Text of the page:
Pradaxa Bleeding Lawsuit MDL Established in District of Southern Illinois

Lawsuits alleging the maker of Pradaxa failed to adequately warning users of its association with life-threatening, uncontrolled bleeding have been consolidated in a multidistrict litigation in U.S. District Court, Southern District of Illinois.  All Pradaxa injury lawsuits filed in federal district courts now and in the future will be transferred to the Southern District of Illinois, where they will be presided over by U.S. District Judge David R. Herndon.  The case is entitled IN RE: Pradaxa (Dabigatran Etexilate) Products Liability Litigation.

Pradaxa was approved by the U.S. Food & Drug Administration (FDA) in October 2010 to prevent strokes in patients with an irregular heartbeat called non-vavular atrial fibrillation.  It was meant replace decades-old warfarin, which requires regular blood monitoring or frequent doctor follow-up.  While both Pradaxa and warfarin can cause internal bleeding, there are readily available antidotes for warfarin bleeding.  That is not the case with Pradaxa, however, and reports have been emerging since its approval that Pradaxa patients have died as a result of uncontrollable internal hemorrhaging.  Among other things, Pradaxa lawsuits allege that the drug’s maker, Boehringer Ingelheim, failed to warn of its lack of an effective reversal agent to stop bleeding problems.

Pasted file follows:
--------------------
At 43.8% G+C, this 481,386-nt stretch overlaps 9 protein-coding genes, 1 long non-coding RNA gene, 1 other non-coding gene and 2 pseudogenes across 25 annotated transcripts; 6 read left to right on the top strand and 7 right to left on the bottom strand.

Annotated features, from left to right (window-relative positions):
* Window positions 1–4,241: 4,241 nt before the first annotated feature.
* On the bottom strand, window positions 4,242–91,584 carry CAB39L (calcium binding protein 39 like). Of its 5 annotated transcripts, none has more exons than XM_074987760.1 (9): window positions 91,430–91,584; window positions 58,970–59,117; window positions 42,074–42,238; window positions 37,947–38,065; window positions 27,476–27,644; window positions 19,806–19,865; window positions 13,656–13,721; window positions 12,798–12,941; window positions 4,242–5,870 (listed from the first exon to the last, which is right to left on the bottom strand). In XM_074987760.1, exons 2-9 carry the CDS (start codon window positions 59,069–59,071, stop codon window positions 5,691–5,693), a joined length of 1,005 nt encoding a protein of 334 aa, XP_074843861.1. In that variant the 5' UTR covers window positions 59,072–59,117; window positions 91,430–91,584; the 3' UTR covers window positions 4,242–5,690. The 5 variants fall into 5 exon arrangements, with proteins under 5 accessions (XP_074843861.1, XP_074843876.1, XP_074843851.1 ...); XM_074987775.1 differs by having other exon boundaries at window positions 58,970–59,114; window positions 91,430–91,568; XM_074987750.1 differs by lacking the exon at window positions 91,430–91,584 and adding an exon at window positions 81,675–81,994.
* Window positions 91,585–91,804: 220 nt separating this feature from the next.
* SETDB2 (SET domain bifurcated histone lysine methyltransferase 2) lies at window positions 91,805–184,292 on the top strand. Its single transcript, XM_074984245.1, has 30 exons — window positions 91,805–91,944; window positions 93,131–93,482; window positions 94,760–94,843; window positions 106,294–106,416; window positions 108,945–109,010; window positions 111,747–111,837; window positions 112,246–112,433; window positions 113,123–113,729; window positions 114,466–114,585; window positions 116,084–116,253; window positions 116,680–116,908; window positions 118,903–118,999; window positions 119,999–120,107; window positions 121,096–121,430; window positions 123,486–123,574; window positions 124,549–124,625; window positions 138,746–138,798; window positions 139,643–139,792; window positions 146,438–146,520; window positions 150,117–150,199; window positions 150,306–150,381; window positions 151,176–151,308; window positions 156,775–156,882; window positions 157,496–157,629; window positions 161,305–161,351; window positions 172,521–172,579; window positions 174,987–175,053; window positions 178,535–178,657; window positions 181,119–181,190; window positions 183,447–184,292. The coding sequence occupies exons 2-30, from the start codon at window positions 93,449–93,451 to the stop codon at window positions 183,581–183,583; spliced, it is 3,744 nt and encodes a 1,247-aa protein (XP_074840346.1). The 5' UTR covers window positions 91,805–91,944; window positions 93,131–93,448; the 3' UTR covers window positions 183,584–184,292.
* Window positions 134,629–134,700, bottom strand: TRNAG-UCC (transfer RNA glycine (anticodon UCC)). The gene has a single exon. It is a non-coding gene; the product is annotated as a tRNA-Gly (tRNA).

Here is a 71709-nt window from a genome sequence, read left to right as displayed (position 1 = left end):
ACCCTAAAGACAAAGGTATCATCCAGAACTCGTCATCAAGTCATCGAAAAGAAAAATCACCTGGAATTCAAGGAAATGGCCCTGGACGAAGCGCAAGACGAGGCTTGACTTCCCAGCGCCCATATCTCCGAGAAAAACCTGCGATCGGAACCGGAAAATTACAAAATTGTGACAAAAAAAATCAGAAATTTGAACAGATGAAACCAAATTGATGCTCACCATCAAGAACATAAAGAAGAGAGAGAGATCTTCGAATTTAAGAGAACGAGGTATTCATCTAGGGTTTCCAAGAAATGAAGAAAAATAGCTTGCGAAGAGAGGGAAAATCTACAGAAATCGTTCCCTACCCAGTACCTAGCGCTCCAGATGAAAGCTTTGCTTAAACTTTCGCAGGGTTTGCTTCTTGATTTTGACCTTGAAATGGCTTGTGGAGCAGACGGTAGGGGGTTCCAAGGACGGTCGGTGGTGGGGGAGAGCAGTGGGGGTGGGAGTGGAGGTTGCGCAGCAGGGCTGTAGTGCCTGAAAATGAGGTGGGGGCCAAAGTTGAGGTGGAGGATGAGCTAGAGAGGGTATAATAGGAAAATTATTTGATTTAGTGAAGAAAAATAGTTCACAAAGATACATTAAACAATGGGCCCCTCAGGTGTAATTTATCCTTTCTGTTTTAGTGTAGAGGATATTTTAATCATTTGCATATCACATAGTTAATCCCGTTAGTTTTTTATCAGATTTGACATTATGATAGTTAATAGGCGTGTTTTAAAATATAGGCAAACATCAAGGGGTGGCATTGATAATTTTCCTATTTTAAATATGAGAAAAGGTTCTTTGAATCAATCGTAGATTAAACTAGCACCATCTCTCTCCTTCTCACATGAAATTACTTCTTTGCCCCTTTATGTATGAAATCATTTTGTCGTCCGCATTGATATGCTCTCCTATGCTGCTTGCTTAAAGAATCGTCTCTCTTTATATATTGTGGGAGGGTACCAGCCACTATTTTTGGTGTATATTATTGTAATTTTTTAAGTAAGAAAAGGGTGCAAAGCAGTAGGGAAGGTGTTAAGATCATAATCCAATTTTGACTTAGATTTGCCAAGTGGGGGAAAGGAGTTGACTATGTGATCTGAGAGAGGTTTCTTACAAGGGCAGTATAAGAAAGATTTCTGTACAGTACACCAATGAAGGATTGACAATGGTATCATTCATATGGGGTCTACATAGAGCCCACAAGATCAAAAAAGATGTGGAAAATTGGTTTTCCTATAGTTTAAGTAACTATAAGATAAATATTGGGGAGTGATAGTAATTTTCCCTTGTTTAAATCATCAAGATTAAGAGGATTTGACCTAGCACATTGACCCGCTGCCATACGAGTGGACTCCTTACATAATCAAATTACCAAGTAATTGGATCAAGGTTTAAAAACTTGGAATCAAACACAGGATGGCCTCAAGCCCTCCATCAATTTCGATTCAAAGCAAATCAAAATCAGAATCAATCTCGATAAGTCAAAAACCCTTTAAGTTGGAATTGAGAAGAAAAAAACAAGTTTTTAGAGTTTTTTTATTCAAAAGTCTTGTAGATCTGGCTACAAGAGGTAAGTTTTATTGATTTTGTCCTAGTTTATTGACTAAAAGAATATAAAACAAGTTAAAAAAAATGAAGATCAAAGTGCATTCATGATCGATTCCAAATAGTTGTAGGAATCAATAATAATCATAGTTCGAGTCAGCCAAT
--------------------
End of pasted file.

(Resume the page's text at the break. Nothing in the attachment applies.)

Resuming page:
Last year, Boehringer Ingelheim acknowledged that since March 2008, it had received 260 reports of bleeding-related deaths in patients taking Pradaxa. In December, the FDA launched a review of Pradaxa over reports of bleeding-related side effects, while regulators in Europe and Japan have directed Boehringer Ingelheim to strengthen warnings for the drug. Most recently, European regulators asked Boehringer Ingelheim to update the Pradaxa label with additional information regarding its bleeding side effects.

An MDL allows lawsuits associated with a particular product to be coordinated under one judge for pretrial litigation to avoid duplicative discovery, inconsistent rulings and to conserve the resources of the parties, witnesses and the court. When lawsuits are consolidated as a multidistrict litigation, each retains its own identity. If the multidistrict litigation process does not resolve the cases, they are transferred back to the court where they originated for trial.

Judge Herndon is currently presiding over thousands of lawsuits filed in the Yaz and Yasmin multidistrict litigation in the Southern District Illinois.  In choosing to transfer the Pradaxa litigation to Judge Herndon, the U.S. Judicial Panel on Multidistrict Litigation praised his handling of the Yaz and Yasmin lawsuits.

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